AP: NATO, UN police clash with ethnic Albanians in Kosovo
Other Reactions

Marek Antoni Nowitzki - Kosovo's Ombudsperson
Serbs Cannot Survive in Kosovo Under Present Conditions
April 2, 2002

There is no freedom of movement. Human rights are not respected and are endangered in all their facets. Generally, the situation is becoming increasingly difficult with every new day. Serbs are increasingly shutting themselves off in their enclaves. Many say that there are improvements, but not to the extent that would allow anyone to claim with clear conscience that there is evidence of any tangible changes. The main problem, and everyone is aware of that, is that there is no freedom of movement, there is no freedom in general, private property has been usurped... Serbs are weighing whether to stay or leave, and so far they haven't been told how they can stay in Kosovo. We are far from any semblance of freedom, or at least minimal conditions for decent life. If there are no basic human rights, then we cannot discuss any human rights, and that is why it is necessary not only to change the attitude of the international mission with respect to the problems in Kosovo, but also, and more importantly, the attitude of a narrow circle of ethnic Albanians. MORE

Victims of Albanian Terrorism in Kosovo and Metohija
1998-2001 - full text and links

larger size graph

Serb refugees in Serbia request to go back to their homes in Kosovo


July 2002

Position of the non-Albanian population in Kosovo is very difficult. Many of them, especially Serbs and Romas, are remaining isolated in ghettos and are faced with great risk if they go out from a ghetto without armed escort. Their extreme limit of freedom of movement have serious consequences on all aspects of new life - possibility of employment, medical care, education and generally, all public services," said Marek Nowicki in his July report to be forwarded to UNMIK Chief Michael Steiner.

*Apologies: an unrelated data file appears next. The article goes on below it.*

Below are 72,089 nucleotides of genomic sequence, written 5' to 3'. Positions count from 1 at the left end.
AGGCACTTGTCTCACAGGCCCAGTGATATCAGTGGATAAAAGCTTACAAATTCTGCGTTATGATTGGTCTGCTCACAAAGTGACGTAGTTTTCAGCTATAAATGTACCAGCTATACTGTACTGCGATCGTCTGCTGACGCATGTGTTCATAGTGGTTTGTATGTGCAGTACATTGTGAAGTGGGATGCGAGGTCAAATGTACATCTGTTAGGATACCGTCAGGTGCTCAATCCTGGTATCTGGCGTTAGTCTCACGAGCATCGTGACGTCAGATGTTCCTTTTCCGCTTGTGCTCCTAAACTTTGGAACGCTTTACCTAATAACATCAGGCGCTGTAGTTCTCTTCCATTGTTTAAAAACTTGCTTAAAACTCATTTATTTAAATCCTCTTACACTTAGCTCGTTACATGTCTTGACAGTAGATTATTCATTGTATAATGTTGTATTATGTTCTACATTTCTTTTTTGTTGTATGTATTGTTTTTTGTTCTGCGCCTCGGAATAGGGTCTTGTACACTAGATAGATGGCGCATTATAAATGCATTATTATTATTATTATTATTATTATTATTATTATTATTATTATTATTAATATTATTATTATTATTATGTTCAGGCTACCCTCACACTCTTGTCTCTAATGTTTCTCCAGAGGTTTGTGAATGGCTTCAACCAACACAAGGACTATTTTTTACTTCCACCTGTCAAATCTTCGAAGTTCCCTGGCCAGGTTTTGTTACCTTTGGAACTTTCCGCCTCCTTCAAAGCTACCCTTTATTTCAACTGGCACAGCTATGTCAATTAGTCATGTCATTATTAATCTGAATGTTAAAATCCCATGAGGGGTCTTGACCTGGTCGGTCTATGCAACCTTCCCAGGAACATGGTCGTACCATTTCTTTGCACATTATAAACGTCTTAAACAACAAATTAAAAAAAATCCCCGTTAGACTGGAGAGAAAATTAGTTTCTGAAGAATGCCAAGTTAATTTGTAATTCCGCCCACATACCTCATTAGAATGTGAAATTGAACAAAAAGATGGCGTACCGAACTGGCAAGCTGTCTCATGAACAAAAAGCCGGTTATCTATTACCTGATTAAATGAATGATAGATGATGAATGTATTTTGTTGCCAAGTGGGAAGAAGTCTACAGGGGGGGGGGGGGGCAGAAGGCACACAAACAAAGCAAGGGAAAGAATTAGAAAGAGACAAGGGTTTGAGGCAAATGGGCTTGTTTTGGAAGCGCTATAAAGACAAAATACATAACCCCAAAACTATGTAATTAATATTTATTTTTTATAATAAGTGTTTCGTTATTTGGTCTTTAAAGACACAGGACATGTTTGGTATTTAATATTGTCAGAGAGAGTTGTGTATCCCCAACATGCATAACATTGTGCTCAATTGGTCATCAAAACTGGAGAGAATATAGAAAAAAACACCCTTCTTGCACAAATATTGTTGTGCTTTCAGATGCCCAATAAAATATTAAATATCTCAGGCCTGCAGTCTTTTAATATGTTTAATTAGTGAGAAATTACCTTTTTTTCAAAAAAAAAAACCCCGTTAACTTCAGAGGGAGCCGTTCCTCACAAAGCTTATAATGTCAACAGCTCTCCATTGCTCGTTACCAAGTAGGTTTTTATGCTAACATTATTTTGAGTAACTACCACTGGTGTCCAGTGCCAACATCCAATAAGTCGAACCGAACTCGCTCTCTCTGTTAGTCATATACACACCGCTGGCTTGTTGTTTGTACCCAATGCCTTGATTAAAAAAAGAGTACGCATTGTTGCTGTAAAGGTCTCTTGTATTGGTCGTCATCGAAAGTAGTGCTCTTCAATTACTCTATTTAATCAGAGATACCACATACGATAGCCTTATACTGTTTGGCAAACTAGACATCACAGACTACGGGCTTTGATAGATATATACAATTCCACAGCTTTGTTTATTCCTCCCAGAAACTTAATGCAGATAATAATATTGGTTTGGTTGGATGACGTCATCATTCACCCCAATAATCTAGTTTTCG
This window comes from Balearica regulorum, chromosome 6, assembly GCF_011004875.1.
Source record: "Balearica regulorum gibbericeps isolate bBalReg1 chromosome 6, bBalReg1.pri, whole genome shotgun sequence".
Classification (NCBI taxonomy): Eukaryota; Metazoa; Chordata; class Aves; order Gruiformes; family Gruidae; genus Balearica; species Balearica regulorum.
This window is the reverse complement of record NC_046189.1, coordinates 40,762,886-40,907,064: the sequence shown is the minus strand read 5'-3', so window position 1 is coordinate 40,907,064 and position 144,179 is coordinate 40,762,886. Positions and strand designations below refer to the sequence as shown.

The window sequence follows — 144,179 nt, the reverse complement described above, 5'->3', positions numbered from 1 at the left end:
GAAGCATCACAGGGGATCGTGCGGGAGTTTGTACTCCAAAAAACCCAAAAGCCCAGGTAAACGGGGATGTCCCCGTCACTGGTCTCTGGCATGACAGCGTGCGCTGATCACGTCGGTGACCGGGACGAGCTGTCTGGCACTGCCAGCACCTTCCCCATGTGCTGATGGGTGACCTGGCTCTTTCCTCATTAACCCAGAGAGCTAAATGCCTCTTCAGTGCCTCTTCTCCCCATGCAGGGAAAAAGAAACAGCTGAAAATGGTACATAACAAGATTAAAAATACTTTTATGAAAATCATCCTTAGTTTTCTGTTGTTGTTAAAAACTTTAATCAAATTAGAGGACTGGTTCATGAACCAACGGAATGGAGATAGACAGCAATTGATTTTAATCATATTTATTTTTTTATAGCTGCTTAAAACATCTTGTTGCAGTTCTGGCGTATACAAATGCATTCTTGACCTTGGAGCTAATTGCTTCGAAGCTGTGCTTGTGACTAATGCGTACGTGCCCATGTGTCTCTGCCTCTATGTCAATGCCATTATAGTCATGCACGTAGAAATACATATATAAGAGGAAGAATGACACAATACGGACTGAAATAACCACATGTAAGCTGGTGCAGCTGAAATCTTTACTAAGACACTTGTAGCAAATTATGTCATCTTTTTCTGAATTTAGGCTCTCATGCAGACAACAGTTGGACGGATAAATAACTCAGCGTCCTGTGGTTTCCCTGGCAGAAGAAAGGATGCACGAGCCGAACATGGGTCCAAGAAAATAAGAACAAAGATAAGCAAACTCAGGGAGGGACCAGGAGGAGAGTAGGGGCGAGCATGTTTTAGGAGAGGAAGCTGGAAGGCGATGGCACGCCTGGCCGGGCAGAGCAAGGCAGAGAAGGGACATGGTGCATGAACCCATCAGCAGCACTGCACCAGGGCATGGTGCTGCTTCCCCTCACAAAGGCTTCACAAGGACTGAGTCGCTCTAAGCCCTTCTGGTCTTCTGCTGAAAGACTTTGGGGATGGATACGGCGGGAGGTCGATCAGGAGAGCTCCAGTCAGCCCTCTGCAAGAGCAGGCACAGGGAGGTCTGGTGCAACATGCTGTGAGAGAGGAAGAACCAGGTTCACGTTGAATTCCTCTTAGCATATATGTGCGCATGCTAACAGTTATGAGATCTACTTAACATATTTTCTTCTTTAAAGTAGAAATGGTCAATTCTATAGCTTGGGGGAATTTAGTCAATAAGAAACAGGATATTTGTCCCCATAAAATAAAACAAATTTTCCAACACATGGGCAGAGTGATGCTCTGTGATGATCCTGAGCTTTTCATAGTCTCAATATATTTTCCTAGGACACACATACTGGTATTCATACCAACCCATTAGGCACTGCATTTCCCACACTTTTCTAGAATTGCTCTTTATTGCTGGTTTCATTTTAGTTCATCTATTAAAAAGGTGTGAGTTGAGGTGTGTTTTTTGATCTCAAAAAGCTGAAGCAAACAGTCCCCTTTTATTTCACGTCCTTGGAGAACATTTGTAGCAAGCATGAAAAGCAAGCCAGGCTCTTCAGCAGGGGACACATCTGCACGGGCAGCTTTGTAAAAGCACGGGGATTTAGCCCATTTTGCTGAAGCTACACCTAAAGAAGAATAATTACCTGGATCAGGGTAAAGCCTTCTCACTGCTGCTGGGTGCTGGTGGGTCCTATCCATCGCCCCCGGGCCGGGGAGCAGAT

Etnicaly divided society - KFOR protects the Serb worshipers from the provoking Albanian crowd
Zociste Monastery, July 14th 2002


Kosovo - A place where freedom of children depends on
their ethnicity and religion - Europe 2002 or 1941?
In an Albanian Moslem dominated province Serb children are the only children in Europe today who cannot have normal and free childhood, who live in constant fear that they would be murdered or blown up in a bus just because they do not speak Albanian and do not pray to Alah. Although KFOR is making tremendous efforts to provide a minimum of freedom for the Serbs, the province three years after the war remains a region ruled by ethnic discrimination, indimidation, crime and destruction of old Christian monuments. Quo vadis Europa?

Kosovo 2002 - Serb Reservations - Did you come to see a zoo?
Counterpunch, by James T. Phillips, June 20, 2002

"They turned it into a desert and called it peace"
Tacitus describing Roman Empire

The Ottawa Citizen: 'The most dangerous place on Earth'
Secret guerrilla armies. Neighbours stoning schoolbuses. Two peoples living in terror and hatred: Three years later, war-ravaged Kosovo remains a powderkeg.
June 22, 2002

"With the exception of several thousand Serbian citizens who live in NATO-protected enclaves, Kosovo remains essentially a lawless society, completely intolerant of ethnic minorities and one of the most dangerous places on Earth." James Bisset, the former Canadian Ambassador to Yugoslavia
"The housing program also illustrates the vast discrepancy between the allocation of funds to Albanian Kosovars and other ethnic minorities. Throughout the Albanian sectors "monster" homes -- many larger than 7,000 square feet -- are being built. Along the main roads are dozens of new hotels and service centres, complete with car washes, supermarkets and cafés. By contrast, inside the isolated minority enclaves there has been little reconstruction, and the residents buy their gas from black marketeers who sell it in plastic bottles from their car trunks."


Part I Part II Part III